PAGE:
If you want your business to undergo a successful digital transformation, the first step you have to do is build a strong foundation. You’ll also learn why it’s critical to get this step right before anything else.
Have you ever implemented a change initiative only to fail later on? No matter how big or small that change is, more often than not, you’ve experienced failure just like me and everyone else.
Oftentimes, the reason for failure is not because the idea itself is bad. In fact, the reason you tried implementing it must mean it’s a great idea and has tons of benefits. Yet it still failed.
Think back about the last change initiative you implemented that failed. Now think about the one that succeeded.
What if you could implement any change initiative, especially a big one such as digital transformation, and make sure that your entire organisation accepts it?
Some examples of these changes initiatives might be one of the following:
- New/additional reporting or meeting
- New tech/tool like MS Teams or Asana
- New HR Policy
Here are three things you need to do to increase the chances of success of any change initiative…
3 Things You Need to Do to Make Your Change Initiative Successful
1. Get real commitment from the top
Without a concrete commitment from the top — this includes the board, c-suite, and top management — your change initiative will most likely fail.
Because of accountability, or the lack of it.
For example, in our own projects, oftentimes, the business owner is the one leading the project. He stays on top of it, attends meetings, resolves issues, etc.
If you recently tried to implement a change initiative (or a couple of them), your staff would most likely be thinking the same thing — that this is just a fad and that no one will follow through. So, they’ll just do as little work as possible.
Then that new initiative will fail.
So, before implementing any change, get real commitment from the top. Find a sponsor who will take responsibility and accountability to the entire initiative. This person will oversee the entire implementation, even if he/she will not be the one doing the implementation. This way, everyone knows that this change initiative is serious because someone from top management is overseeing it.
2. Ask input from all levels of the organisation
Organizational inertia is one of the things every business leader needs to overcome. What that means is your staff will reject anything that threatens the way they do things. Change does that, even if it’s beneficial for everyone.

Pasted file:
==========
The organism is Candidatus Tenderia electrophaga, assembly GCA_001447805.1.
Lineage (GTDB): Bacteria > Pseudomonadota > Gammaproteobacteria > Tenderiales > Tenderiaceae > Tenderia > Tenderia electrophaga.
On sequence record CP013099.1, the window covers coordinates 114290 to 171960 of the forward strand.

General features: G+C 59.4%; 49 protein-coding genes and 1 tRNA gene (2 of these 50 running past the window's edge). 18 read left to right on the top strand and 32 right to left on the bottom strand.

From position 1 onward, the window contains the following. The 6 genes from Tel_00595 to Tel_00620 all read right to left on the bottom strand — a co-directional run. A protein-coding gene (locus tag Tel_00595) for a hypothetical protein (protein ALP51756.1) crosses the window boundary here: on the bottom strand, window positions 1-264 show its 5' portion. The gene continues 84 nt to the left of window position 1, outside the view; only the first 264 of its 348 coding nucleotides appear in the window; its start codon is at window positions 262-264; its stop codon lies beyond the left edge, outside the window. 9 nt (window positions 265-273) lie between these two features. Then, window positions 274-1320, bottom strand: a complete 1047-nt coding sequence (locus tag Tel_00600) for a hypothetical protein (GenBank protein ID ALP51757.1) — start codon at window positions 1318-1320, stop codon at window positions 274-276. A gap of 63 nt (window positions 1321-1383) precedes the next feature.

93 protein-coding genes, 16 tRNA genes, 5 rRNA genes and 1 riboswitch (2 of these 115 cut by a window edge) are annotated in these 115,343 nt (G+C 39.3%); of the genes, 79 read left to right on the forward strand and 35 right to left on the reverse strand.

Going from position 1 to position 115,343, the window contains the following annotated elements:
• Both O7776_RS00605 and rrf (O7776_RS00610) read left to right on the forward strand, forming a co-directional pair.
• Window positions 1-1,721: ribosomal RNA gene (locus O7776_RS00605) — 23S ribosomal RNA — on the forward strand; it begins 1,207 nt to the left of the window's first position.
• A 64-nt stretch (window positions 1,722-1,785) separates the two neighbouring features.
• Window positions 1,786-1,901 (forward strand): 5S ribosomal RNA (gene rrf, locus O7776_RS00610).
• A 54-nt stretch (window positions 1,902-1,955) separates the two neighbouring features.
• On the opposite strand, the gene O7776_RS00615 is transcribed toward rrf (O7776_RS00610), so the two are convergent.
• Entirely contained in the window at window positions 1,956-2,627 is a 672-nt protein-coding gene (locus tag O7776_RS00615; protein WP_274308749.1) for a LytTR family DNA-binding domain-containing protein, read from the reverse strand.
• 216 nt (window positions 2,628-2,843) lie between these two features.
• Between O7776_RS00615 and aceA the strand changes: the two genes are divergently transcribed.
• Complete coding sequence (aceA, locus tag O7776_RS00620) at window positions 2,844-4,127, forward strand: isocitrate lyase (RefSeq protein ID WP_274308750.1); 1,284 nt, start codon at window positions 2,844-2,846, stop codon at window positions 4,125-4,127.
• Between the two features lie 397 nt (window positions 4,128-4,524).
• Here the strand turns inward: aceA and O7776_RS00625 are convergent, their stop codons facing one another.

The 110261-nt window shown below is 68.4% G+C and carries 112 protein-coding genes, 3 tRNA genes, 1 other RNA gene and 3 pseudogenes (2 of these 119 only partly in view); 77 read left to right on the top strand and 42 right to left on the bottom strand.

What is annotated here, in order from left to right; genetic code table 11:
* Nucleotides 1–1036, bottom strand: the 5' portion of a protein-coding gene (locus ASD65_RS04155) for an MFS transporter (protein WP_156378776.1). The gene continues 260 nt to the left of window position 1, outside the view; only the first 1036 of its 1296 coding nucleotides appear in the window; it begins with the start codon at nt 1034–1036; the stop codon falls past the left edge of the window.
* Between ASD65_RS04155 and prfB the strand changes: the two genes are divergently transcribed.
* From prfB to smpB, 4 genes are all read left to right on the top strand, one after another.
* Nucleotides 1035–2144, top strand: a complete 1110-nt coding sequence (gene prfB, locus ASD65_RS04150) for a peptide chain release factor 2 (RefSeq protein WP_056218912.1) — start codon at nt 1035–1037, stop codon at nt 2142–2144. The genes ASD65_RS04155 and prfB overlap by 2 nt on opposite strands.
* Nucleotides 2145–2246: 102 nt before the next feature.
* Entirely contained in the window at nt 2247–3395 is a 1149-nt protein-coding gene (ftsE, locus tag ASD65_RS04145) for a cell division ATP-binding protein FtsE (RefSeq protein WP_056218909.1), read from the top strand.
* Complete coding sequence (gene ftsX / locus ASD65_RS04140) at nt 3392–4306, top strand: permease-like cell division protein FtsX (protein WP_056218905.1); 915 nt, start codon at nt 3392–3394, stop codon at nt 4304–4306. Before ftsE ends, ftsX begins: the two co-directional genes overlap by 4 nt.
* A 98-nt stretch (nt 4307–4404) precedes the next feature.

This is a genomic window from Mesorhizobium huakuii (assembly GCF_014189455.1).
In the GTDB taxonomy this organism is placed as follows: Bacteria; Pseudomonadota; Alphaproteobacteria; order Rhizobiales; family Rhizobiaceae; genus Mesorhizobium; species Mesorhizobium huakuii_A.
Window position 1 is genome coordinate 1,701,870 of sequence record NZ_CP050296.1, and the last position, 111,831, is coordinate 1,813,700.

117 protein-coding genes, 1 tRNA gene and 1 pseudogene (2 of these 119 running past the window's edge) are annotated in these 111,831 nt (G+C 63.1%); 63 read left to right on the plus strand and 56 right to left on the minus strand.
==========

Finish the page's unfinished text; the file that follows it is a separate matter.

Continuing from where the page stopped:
The only way to combat this fear is to engage in a fair process.
The key is to have an open discussion about why the adoption of the new idea is necessary. People want to know that their voices have been heard and that there are no surprises.
The important part is to do this before you do anything.
Avoiding this step might be easy for business owners and top management. But if you don’t do it, the chances for failure are higher.
Your staff don’t want to get blindsided. Talk to them about the changes and why it’s important. Tell them what will happen if you and the entire organisation don’t succeed in this change. Discuss whether this change will affect how their jobs will change and whether this will be part of their evaluation.
Resolving these questions before, during, and after the change initiative ensures that your entire organisation will see the real benefits of it, rather than fear the change initiative.
3. Shift your conversations to talk about the future
Out of sight, out of mind.
That’s a phrase you’ve heard dozens of times, but might never think about it in the business context.
The problem with focusing on the now is it doesn’t help you with the future. Oftentimes, the now is focused on fire-fighting.
If you don’t talk and plan for the future, it means you are not prepared for when it arrives. Remember, what got you here won’t get you there.
If you keep talking about the same things, doing the same things over and over, one day you will find yourself left behind by your competitors.
Over to You
Building a strong foundation is all about addressing the hidden/soft issues in your organisation.
If you don’t know where you’re going, or if people aren’t clear on where to go, implementing any change will only add to that confusion.
That’s why it’s important to get commitment from the leadership team from the start before embarking on any change initiative.
Asking for inputs from key stakeholders, even if they are ridiculous, even if the suggestions don’t get implemented, that’s ok. Engaging in a discussion ensures that they get heard. This is the most important part of any change initiative.
This reduces the risk of them “sabotaging” the initiative later on.
Lastly, shifting your conversations to the future will get everyone thinking about it. If the market is changing or heading in a certain direction, and you do nothing or continue doing what you have been doing 5 years ago, you will definitely get left behind.